Fire destroyed the Ray Caraway family home located west of Fort Collins. The home is shown before and after the Cameron Peak Fire. Courtesy Ray Caraway

‘Unprecedented’: A look back at 2020s Colorado wildfires

Ray Caraway was feeling overly confident.

The former CEO of the Community Foundation of Northern Colorado had been evacuated from his home in Larimer County’s Redstone Canyon due to wildfires several times before with no ill effects.

His luck ran out in 2020, a summer that saw huge swaths of Northern Colorado and the Boulder Valley scorched by wildfires west of Fort Collins and Boulder. 

Caraway’s home burned to the ground in October.

Thankfully for Caraway and his family, no one was hurt. 

In fact, a month earlier Caraway had left Northern Colorado for a new job in New Mexico leading the JF Maddox Foundation. He and his wife were actually on their way back to Colorado to check in on their Larimer County mountain home when they received a call from a first responder.

“I’m sorry, but your house has burned down,” the man said. 

Caraway was stunned.

“I’m pretty confident that we were the easternmost house to burn in the entire fire. We were on the edge of the edge,” Caraway told BizWest.

With a rueful chuckle, he added: “We came so close to escaping it.”

Most fiery year on record

Last year, Colorado saw three of its largest wildfires in state history over more than 100 days burning. 

The Cameron Peak Fire scorched more than 200,000 acres in Northern Colorado between August and December. Nearly 500 structures were damaged and almost 300 were total losses, according to the Larimer County Assessor’s Office. Personal property damage was estimated at more than $6 million.

The East Troublesome Fire in Grand County was nearly as big, topping 193,000 acres.

The fire began in mid-October and by the end of the month was threatening Rocky Mountain National Park. 

It took nearly 50 days to fully contain the blaze. 

While not nearly as large, the Calwood fire (about 10,000 acres) was still the most vast in Boulder County history.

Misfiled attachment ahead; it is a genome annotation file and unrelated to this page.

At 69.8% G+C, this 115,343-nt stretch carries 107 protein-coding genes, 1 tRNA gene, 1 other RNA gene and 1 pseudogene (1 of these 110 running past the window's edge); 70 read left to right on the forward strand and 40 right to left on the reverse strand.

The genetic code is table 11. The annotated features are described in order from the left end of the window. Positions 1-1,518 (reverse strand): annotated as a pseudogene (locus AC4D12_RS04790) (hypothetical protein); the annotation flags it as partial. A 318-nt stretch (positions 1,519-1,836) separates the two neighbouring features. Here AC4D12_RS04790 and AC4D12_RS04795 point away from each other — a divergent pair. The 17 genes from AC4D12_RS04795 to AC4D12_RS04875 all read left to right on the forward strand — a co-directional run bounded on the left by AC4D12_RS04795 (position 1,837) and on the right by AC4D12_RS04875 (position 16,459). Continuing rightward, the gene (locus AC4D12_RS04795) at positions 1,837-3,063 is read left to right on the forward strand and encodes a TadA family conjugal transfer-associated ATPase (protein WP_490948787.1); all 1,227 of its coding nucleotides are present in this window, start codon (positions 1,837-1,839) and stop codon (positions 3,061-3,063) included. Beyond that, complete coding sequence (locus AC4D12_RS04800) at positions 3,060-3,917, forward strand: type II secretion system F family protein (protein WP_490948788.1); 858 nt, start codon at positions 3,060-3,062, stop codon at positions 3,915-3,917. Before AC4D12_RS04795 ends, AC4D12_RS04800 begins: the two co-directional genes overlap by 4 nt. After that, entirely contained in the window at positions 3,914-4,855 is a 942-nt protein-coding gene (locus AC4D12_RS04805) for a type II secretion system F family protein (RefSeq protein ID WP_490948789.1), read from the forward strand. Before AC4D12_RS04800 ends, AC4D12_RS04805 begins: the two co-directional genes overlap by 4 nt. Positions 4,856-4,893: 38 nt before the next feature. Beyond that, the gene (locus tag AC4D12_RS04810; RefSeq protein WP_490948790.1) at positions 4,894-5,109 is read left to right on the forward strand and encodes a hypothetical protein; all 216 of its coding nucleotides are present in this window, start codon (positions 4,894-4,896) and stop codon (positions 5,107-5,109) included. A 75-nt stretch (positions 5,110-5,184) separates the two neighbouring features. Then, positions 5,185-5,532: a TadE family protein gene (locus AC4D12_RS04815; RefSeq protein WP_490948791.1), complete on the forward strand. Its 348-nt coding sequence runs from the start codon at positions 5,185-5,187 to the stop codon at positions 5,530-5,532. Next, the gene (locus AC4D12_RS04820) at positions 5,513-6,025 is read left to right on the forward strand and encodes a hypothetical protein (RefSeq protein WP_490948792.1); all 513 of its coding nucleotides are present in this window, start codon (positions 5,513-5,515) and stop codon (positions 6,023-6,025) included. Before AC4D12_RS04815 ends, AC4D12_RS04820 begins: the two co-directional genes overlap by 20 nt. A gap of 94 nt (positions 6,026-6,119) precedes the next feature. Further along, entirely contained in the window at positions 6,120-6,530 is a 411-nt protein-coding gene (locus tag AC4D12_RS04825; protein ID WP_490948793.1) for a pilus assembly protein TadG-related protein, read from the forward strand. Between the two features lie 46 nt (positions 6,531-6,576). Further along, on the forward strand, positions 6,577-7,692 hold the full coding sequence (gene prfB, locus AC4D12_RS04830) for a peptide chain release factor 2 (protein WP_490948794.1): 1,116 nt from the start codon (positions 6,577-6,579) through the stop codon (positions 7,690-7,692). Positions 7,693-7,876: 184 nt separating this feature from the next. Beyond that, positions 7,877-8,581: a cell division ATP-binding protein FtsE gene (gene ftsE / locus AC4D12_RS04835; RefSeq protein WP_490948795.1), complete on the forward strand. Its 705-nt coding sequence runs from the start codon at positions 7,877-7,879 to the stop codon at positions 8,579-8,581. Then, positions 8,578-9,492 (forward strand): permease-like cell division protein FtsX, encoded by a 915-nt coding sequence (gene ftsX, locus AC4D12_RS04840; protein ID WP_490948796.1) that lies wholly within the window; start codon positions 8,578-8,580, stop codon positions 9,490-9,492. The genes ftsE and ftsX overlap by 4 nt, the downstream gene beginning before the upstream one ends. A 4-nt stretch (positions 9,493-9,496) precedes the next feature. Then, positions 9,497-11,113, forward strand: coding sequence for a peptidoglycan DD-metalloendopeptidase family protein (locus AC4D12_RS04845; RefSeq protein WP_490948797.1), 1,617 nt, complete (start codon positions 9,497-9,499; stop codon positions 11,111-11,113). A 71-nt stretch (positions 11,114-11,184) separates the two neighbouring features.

Nearly 30 homes were damaged and several thousand mountain community residents were evacuated. 

As the Calwood fire was burning, the smaller Lefthand Fire nearby in Boulder County sparked.

Several hundred acres were scorched, and more than 100 residents were evacuated.

Human impacts

Two people died in the East Troublesome fire, representing the most obvious and tragic human impact of last year’s blazes. 

But beyond the death and destruction, the 2020 fires had untold human impacts.

Caraway lost many family prized possessions such as works of art and antique furniture passed down from prior generations.

He would have lost more, but his son was able to drive a carload of things away from danger prior to the evacuation.

“He probably could have crammed a few more things in his vehicle” had they taken the threat of losing the house more seriously, Caraway said. 

“We had been overconfident, there’s no question about that,” he said.

The loss of Caraway’s home and possessions was just the beginning. Next came the insurance process. 

“It’s definitely been a real headache,” he said.

While Caraway said his local agents have been understanding and supportive, his policy was not designed in such a way to allow him to recoup the actual value of his lost home. 

“The whole process is designed in such a complex way,” he said. “They don’t make anything simple, and there’s nothing that’s fast about it.”

Caraway said that he’s “a lawyer and I still found it extremely difficult to deal with. I can’t imagine how a typical person would be able to deal with the complexities.”

The biggest stumbling block for Caraway was his policy’s inflation clause, which failed to keep up with recent massive spikes in home values.